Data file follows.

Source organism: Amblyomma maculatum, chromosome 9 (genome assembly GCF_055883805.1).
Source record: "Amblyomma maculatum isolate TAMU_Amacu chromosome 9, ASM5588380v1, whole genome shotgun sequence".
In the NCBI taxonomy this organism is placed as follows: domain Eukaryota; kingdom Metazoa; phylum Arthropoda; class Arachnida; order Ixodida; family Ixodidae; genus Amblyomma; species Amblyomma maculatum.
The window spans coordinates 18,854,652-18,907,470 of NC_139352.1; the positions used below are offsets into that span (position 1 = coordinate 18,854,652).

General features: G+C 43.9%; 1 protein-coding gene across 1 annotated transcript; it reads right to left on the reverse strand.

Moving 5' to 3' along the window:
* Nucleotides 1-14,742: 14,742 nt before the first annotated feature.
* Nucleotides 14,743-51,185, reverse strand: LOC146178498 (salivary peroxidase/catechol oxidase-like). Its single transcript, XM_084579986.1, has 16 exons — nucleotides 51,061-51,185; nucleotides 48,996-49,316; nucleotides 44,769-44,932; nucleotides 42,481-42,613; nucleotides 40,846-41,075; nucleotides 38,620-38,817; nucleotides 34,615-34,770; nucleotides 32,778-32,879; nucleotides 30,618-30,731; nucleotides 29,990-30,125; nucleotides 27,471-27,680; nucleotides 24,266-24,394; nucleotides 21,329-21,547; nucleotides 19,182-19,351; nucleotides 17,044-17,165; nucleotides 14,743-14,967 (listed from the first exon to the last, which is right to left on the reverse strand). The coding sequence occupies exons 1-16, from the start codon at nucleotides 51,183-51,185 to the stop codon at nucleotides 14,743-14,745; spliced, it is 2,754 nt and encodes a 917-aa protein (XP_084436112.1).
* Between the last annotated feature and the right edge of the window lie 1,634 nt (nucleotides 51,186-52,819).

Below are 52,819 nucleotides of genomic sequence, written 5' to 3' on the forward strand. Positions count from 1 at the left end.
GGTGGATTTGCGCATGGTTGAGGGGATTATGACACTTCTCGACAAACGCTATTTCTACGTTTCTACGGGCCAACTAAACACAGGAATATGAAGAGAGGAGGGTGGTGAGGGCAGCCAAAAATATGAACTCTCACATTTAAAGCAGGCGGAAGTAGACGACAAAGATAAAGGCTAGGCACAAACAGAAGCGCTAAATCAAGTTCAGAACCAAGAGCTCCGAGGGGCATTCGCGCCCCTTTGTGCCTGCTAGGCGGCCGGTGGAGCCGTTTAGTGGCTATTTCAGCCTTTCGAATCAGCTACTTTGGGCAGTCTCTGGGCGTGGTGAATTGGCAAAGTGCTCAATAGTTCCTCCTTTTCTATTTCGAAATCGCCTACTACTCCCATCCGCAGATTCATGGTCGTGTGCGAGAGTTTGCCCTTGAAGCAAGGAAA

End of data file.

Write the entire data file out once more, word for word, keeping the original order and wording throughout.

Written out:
Source organism: Amblyomma maculatum, chromosome 9 (genome assembly GCF_055883805.1).
Source record: "Amblyomma maculatum isolate TAMU_Amacu chromosome 9, ASM5588380v1, whole genome shotgun sequence".
In the NCBI taxonomy this organism is placed as follows: domain Eukaryota; kingdom Metazoa; phylum Arthropoda; class Arachnida; order Ixodida; family Ixodidae; genus Amblyomma; species Amblyomma maculatum.
The window spans coordinates 18,854,652-18,907,470 of NC_139352.1; the positions used below are offsets into that span (position 1 = coordinate 18,854,652).

General features: G+C 43.9%; 1 protein-coding gene across 1 annotated transcript; it reads right to left on the reverse strand.

Moving 5' to 3' along the window:
* Nucleotides 1-14,742: 14,742 nt before the first annotated feature.
* Nucleotides 14,743-51,185, reverse strand: LOC146178498 (salivary peroxidase/catechol oxidase-like). Its single transcript, XM_084579986.1, has 16 exons — nucleotides 51,061-51,185; nucleotides 48,996-49,316; nucleotides 44,769-44,932; nucleotides 42,481-42,613; nucleotides 40,846-41,075; nucleotides 38,620-38,817; nucleotides 34,615-34,770; nucleotides 32,778-32,879; nucleotides 30,618-30,731; nucleotides 29,990-30,125; nucleotides 27,471-27,680; nucleotides 24,266-24,394; nucleotides 21,329-21,547; nucleotides 19,182-19,351; nucleotides 17,044-17,165; nucleotides 14,743-14,967 (listed from the first exon to the last, which is right to left on the reverse strand). The coding sequence occupies exons 1-16, from the start codon at nucleotides 51,183-51,185 to the stop codon at nucleotides 14,743-14,745; spliced, it is 2,754 nt and encodes a 917-aa protein (XP_084436112.1).
* Between the last annotated feature and the right edge of the window lie 1,634 nt (nucleotides 51,186-52,819).

Below are 52,819 nucleotides of genomic sequence, written 5' to 3' on the forward strand. Positions count from 1 at the left end.
GGTGGATTTGCGCATGGTTGAGGGGATTATGACACTTCTCGACAAACGCTATTTCTACGTTTCTACGGGCCAACTAAACACAGGAATATGAAGAGAGGAGGGTGGTGAGGGCAGCCAAAAATATGAACTCTCACATTTAAAGCAGGCGGAAGTAGACGACAAAGATAAAGGCTAGGCACAAACAGAAGCGCTAAATCAAGTTCAGAACCAAGAGCTCCGAGGGGCATTCGCGCCCCTTTGTGCCTGCTAGGCGGCCGGTGGAGCCGTTTAGTGGCTATTTCAGCCTTTCGAATCAGCTACTTTGGGCAGTCTCTGGGCGTGGTGAATTGGCAAAGTGCTCAATAGTTCCTCCTTTTCTATTTCGAAATCGCCTACTACTCCCATCCGCAGATTCATGGTCGTGTGCGAGAGTTTGCCCTTGAAGCAAGGAAA